Monday, August 10, 2009

The Road Not Taken

FROM 2007

More than once I have failed to read the most recent selection of my book club, but before my failure was always due to busyness or laziness. I never just out and said, “I ain’t reading that one.” But I did this time, with Cormac McCarthy’s The Road.

I made this choice in the spirit of psychological self-preservation. I had read two reviews of the book and each of them left me in despair for hours afterward. If just these whiffs of McCarthy’s post-apocalyptic nightmare made me feel hopeless, what would breathing deeply of it do to me? I decided not to take the chance.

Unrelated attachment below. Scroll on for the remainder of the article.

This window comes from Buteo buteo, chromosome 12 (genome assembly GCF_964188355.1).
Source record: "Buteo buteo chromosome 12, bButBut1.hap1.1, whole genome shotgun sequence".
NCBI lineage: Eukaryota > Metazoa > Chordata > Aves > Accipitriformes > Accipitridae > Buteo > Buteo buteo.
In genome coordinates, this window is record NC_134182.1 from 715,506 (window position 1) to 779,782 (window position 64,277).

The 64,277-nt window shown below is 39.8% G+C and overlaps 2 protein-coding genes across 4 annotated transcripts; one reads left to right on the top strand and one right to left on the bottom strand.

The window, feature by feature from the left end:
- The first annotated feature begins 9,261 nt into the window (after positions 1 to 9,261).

If you don’t know of The Road, you should. It won the Pulitzer for fiction last year. This summer it was an Oprah book. The story goes like this: It is eight years since some unidentified catastrophic event destroyed all plant life and animals, except for humans, who survive by eating whatever they can find, including each other. The Times’ Janet Maslin calls the world McCarthy creates a “cold, wretched, wet, corpse-strewn, ashen landscape.” Through this lifeless hell a father and his eight-year-old son are walking, trying to avoid the cannibals and get from somewhere in the heartland to the Gulf of Mexico, hoping against hope that it will be a more hospitable environment. The father is determined to keep his son alive. That is the mission that keeps him going.